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The Absent Body

The body plays a central role in shaping our experience of the world. Why, then, are we so frequently oblivious to our own bodies? We gaze at the world, but rarely see our own eyes. We may be unable to explain how we perform the simplest of acts. We are even less aware of our internal organs and the physiological processes that keep us alive. In this fascinating work, Drew Leder examines all the ways in which the body is absent—forgotten, alien, uncontrollable, obscured.

In part 1, Leder explores a wide range of bodily functions with an eye to structures of concealment and alienation. He discusses not only perception and movement, skills and tools, but a variety of "bodies" that philosophers tend to overlook: the inner body with its anonymous rhythms; the sleeping body into which we nightly lapse; the prenatal body from which we first came to be. Leder thereby seeks to challenge "primacy of perception." In part 2, Leder shows how this phenomenology allows us to rethink traditional concepts of mind and body. Leder argues that Cartesian dualism exhibits an abiding power because it draws upon life-world experiences. Descartes’ corpus is filled with disruptive bodies which can only be subdued by exercising "disembodied" reason. Leder explores the origins of this notion of reason as disembodied, focusing upon the hidden corporeality of language and thought. In a final chapter, Leder then proposes a new ethic of embodiment to carry us beyond Cartesianism.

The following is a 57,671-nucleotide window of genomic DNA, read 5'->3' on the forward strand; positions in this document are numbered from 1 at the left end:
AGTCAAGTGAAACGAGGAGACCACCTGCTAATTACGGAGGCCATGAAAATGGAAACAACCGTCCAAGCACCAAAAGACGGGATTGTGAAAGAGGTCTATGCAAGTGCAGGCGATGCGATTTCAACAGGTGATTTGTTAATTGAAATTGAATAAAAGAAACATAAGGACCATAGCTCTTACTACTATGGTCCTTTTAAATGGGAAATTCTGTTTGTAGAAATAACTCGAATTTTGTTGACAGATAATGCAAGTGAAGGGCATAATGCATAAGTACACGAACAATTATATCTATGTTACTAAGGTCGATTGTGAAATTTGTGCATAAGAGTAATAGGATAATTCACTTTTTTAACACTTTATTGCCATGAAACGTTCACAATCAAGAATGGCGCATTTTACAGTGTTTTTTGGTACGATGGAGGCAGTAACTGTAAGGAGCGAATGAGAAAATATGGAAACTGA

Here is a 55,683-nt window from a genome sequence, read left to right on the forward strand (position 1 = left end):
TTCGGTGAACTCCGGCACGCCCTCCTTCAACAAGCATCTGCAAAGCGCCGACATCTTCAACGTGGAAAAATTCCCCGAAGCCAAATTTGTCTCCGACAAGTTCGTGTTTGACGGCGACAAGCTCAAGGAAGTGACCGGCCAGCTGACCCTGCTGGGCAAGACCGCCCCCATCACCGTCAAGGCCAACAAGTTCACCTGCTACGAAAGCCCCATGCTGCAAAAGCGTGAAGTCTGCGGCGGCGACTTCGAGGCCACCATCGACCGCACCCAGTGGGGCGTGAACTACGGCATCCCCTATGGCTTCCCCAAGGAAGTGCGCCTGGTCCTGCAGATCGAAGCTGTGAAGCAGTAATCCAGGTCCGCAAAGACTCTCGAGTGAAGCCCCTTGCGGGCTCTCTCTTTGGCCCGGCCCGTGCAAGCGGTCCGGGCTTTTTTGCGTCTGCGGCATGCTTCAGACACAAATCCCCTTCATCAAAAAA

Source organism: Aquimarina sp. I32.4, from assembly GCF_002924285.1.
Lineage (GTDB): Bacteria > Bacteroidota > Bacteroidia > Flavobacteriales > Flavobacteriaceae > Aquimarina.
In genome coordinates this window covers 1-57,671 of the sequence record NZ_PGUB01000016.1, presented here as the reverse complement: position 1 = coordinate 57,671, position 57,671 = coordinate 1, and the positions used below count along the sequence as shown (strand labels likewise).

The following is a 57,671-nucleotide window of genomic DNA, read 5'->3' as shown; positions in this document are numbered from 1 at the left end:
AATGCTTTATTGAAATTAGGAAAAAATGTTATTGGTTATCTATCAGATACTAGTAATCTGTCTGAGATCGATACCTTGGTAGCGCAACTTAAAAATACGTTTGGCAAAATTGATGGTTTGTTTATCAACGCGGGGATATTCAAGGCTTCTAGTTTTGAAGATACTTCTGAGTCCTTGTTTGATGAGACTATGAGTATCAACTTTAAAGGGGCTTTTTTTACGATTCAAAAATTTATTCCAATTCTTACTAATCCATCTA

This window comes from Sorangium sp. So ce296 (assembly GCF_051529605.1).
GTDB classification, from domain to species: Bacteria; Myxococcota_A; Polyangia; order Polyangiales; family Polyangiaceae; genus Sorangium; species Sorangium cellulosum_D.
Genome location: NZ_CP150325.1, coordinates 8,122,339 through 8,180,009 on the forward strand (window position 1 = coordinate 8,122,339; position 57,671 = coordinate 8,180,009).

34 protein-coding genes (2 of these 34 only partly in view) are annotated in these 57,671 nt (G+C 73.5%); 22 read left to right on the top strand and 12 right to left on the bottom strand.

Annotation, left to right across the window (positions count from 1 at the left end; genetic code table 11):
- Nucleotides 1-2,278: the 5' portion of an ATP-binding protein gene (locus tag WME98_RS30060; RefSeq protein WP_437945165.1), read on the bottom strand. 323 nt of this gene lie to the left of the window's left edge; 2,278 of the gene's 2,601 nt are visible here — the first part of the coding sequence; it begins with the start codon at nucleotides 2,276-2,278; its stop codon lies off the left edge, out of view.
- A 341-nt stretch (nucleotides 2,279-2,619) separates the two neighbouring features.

This original, important, and accessible work uses examples from the author’s medical training throughout. It will interest all those concerned with phenomenology, the philosophy of mind, or the Cartesian tradition; those working in the health care professions; and all those fascinated by the human body.

229 pages | 6 x 9 | © 1990

Disability Studies

Philosophy: Philosophy of Mind

Table of Contents

Part 1: Phenomenological Investigations
1. The Ecstatic Body
The From and the To
Ecstasis and Absence
The Corporeal Field
Forms of Disappearance
The Complemental Series
2. The Recessive Body
Digestion: A Phenomenological Example
Visceral Perception
Visceral Motility
Indirection an the Medical Field
Depth and Disappearance
Temporal Depths
The Flesh and Blood
3. The Dys-appearing Body
The Other
Part 2: Philosophical Consequences
4. The Immaterial Body
A Diagrammatic Summation
Historical Dividends
The Place of Mind
The Activity of Mind
5. The Threatening Body
6. To Form One Body
The Phenomenological Vector
To Form One Body

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